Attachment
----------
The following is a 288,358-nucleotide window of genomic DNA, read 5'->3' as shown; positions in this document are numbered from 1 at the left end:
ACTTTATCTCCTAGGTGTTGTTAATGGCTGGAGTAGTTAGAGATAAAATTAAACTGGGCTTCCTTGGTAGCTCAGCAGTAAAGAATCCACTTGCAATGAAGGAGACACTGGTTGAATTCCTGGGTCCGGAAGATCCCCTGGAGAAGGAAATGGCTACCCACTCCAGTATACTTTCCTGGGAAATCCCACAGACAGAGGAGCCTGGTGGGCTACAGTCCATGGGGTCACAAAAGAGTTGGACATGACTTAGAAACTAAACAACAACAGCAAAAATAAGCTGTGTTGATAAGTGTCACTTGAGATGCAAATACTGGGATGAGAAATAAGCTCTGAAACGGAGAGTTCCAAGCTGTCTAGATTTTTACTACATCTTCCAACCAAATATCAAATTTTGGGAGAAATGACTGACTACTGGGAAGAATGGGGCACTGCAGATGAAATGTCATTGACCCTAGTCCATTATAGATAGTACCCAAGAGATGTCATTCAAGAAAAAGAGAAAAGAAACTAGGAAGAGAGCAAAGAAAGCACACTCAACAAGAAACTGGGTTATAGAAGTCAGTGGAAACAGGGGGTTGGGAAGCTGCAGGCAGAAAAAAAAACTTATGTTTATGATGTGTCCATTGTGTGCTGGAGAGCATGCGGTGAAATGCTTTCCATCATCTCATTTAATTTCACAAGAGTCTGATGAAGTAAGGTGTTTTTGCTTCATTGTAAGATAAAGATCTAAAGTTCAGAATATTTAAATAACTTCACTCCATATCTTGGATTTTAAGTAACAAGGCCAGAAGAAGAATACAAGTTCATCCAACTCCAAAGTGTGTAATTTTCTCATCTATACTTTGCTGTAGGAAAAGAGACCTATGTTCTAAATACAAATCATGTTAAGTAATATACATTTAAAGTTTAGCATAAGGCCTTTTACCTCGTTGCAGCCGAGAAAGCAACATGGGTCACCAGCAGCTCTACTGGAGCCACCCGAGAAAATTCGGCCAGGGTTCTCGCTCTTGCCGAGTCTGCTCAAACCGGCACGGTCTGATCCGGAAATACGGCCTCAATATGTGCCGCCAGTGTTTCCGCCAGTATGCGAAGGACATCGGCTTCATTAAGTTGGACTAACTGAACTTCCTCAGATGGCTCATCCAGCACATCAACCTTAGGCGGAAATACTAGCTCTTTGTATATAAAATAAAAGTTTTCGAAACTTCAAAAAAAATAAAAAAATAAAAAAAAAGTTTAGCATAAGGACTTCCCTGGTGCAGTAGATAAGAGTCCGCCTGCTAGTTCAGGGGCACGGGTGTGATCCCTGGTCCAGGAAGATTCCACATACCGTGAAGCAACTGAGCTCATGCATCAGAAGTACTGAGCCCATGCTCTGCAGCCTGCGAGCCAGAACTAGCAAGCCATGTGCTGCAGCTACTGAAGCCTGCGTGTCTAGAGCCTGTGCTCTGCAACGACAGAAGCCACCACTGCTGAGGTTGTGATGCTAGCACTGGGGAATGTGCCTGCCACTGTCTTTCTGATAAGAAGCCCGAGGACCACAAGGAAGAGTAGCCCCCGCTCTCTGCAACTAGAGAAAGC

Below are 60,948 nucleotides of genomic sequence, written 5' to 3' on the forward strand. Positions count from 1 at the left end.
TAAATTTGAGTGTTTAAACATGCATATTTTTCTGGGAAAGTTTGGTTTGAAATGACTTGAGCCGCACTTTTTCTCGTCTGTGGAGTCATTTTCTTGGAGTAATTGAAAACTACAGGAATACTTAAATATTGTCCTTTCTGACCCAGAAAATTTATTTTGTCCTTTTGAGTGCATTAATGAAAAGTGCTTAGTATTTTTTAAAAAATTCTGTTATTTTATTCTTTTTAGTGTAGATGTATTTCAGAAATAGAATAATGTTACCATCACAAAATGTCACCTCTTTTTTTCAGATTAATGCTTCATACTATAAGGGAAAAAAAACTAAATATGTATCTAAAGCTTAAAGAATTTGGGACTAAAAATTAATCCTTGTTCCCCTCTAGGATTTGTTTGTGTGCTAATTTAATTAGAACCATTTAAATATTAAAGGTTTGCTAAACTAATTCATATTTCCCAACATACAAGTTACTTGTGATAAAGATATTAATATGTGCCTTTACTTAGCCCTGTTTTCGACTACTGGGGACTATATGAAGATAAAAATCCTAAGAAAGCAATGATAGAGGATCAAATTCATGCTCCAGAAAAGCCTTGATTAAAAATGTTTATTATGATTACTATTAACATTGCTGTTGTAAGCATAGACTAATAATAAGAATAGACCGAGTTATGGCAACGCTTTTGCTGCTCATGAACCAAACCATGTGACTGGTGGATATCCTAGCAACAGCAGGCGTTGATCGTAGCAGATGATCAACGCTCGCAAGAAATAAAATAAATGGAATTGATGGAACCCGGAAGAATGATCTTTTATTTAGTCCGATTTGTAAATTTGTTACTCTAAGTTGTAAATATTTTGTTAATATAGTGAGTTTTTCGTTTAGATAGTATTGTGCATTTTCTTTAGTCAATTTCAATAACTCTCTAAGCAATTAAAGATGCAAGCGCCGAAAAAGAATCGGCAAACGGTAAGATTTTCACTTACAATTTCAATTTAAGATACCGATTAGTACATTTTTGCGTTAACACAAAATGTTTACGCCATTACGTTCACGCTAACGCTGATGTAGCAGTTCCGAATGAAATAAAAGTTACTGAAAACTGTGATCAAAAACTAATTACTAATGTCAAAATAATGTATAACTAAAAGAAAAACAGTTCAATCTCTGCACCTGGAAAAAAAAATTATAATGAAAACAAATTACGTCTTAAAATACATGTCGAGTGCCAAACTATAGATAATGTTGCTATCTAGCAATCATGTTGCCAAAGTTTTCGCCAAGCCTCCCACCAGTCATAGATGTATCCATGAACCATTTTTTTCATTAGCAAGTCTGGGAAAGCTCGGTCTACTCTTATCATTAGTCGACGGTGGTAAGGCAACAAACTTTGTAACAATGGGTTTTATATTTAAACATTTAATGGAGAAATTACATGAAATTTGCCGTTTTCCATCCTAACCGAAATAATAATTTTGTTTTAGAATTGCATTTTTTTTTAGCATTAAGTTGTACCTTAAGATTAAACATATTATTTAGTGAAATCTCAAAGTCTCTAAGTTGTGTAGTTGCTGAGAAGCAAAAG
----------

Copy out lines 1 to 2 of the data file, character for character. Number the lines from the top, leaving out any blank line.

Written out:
The following is a 288,358-nucleotide window of genomic DNA, read 5'->3' as shown; positions in this document are numbered from 1 at the left end:
ACTTTATCTCCTAGGTGTTGTTAATGGCTGGAGTAGTTAGAGATAAAATTAAACTGGGCTTCCTTGGTAGCTCAGCAGTAAAGAATCCACTTGCAATGAAGGAGACACTGGTTGAATTCCTGGGTCCGGAAGATCCCCTGGAGAAGGAAATGGCTACCCACTCCAGTATACTTTCCTGGGAAATCCCACAGACAGAGGAGCCTGGTGGGCTACAGTCCATGGGGTCACAAAAGAGTTGGACATGACTTAGAAACTAAACAACAACAGCAAAAATAAGCTGTGTTGATAAGTGTCACTTGAGATGCAAATACTGGGATGAGAAATAAGCTCTGAAACGGAGAGTTCCAAGCTGTCTAGATTTTTACTACATCTTCCAACCAAATATCAAATTTTGGGAGAAATGACTGACTACTGGGAAGAATGGGGCACTGCAGATGAAATGTCATTGACCCTAGTCCATTATAGATAGTACCCAAGAGATGTCATTCAAGAAAAAGAGAAAAGAAACTAGGAAGAGAGCAAAGAAAGCACACTCAACAAGAAACTGGGTTATAGAAGTCAGTGGAAACAGGGGGTTGGGAAGCTGCAGGCAGAAAAAAAAACTTATGTTTATGATGTGTCCATTGTGTGCTGGAGAGCATGCGGTGAAATGCTTTCCATCATCTCATTTAATTTCACAAGAGTCTGATGAAGTAAGGTGTTTTTGCTTCATTGTAAGATAAAGATCTAAAGTTCAGAATATTTAAATAACTTCACTCCATATCTTGGATTTTAAGTAACAAGGCCAGAAGAAGAATACAAGTTCATCCAACTCCAAAGTGTGTAATTTTCTCATCTATACTTTGCTGTAGGAAAAGAGACCTATGTTCTAAATACAAATCATGTTAAGTAATATACATTTAAAGTTTAGCATAAGGCCTTTTACCTCGTTGCAGCCGAGAAAGCAACATGGGTCACCAGCAGCTCTACTGGAGCCACCCGAGAAAATTCGGCCAGGGTTCTCGCTCTTGCCGAGTCTGCTCAAACCGGCACGGTCTGATCCGGAAATACGGCCTCAATATGTGCCGCCAGTGTTTCCGCCAGTATGCGAAGGACATCGGCTTCATTAAGTTGGACTAACTGAACTTCCTCAGATGGCTCATCCAGCACATCAACCTTAGGCGGAAATACTAGCTCTTTGTATATAAAATAAAAGTTTTCGAAACTTCAAAAAAAATAAAAAAATAAAAAAAAAGTTTAGCATAAGGACTTCCCTGGTGCAGTAGATAAGAGTCCGCCTGCTAGTTCAGGGGCACGGGTGTGATCCCTGGTCCAGGAAGATTCCACATACCGTGAAGCAACTGAGCTCATGCATCAGAAGTACTGAGCCCATGCTCTGCAGCCTGCGAGCCAGAACTAGCAAGCCATGTGCTGCAGCTACTGAAGCCTGCGTGTCTAGAGCCTGTGCTCTGCAACGACAGAAGCCACCACTGCTGAGGTTGTGATGCTAGCACTGGGGAATGTGCCTGCCACTGTCTTTCTGATAAGAAGCCCGAGGACCACAAGGAAGAGTAGCCCCCGCTCTCTGCAACTAGAGAAAGC